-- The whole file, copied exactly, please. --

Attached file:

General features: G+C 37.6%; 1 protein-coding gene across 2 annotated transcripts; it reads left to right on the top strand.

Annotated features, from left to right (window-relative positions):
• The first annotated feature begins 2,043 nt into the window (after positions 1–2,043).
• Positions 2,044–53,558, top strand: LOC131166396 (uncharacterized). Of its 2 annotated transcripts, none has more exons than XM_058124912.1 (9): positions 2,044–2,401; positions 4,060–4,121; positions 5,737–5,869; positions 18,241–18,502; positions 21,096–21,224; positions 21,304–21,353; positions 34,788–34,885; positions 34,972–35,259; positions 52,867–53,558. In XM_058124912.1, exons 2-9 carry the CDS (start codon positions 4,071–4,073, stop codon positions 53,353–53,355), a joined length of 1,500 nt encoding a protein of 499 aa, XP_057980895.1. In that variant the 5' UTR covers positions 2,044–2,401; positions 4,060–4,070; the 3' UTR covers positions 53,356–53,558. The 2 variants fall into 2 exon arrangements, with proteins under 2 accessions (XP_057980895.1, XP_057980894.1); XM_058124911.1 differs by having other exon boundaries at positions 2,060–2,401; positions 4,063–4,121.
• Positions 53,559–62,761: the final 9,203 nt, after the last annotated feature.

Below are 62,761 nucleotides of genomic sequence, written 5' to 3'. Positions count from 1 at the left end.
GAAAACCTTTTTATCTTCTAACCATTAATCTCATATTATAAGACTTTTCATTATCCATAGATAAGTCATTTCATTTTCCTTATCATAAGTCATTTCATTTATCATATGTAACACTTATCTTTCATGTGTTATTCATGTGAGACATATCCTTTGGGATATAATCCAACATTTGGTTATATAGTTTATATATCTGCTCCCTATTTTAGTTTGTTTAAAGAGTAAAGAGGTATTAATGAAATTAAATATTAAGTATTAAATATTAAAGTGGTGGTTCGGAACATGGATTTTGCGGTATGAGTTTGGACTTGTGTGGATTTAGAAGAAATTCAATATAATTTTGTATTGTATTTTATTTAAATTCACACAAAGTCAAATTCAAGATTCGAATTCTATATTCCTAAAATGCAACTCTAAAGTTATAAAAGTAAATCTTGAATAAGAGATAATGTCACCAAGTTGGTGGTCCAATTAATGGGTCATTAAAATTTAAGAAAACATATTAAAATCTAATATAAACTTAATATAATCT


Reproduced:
General features: G+C 37.6%; 1 protein-coding gene across 2 annotated transcripts; it reads left to right on the top strand.

Annotated features, from left to right (window-relative positions):
• The first annotated feature begins 2,043 nt into the window (after positions 1–2,043).
• Positions 2,044–53,558, top strand: LOC131166396 (uncharacterized). Of its 2 annotated transcripts, none has more exons than XM_058124912.1 (9): positions 2,044–2,401; positions 4,060–4,121; positions 5,737–5,869; positions 18,241–18,502; positions 21,096–21,224; positions 21,304–21,353; positions 34,788–34,885; positions 34,972–35,259; positions 52,867–53,558. In XM_058124912.1, exons 2-9 carry the CDS (start codon positions 4,071–4,073, stop codon positions 53,353–53,355), a joined length of 1,500 nt encoding a protein of 499 aa, XP_057980895.1. In that variant the 5' UTR covers positions 2,044–2,401; positions 4,060–4,070; the 3' UTR covers positions 53,356–53,558. The 2 variants fall into 2 exon arrangements, with proteins under 2 accessions (XP_057980895.1, XP_057980894.1); XM_058124911.1 differs by having other exon boundaries at positions 2,060–2,401; positions 4,063–4,121.
• Positions 53,559–62,761: the final 9,203 nt, after the last annotated feature.

Below are 62,761 nucleotides of genomic sequence, written 5' to 3'. Positions count from 1 at the left end.
GAAAACCTTTTTATCTTCTAACCATTAATCTCATATTATAAGACTTTTCATTATCCATAGATAAGTCATTTCATTTTCCTTATCATAAGTCATTTCATTTATCATATGTAACACTTATCTTTCATGTGTTATTCATGTGAGACATATCCTTTGGGATATAATCCAACATTTGGTTATATAGTTTATATATCTGCTCCCTATTTTAGTTTGTTTAAAGAGTAAAGAGGTATTAATGAAATTAAATATTAAGTATTAAATATTAAAGTGGTGGTTCGGAACATGGATTTTGCGGTATGAGTTTGGACTTGTGTGGATTTAGAAGAAATTCAATATAATTTTGTATTGTATTTTATTTAAATTCACACAAAGTCAAATTCAAGATTCGAATTCTATATTCCTAAAATGCAACTCTAAAGTTATAAAAGTAAATCTTGAATAAGAGATAATGTCACCAAGTTGGTGGTCCAATTAATGGGTCATTAAAATTTAAGAAAACATATTAAAATCTAATATAAACTTAATATAATCT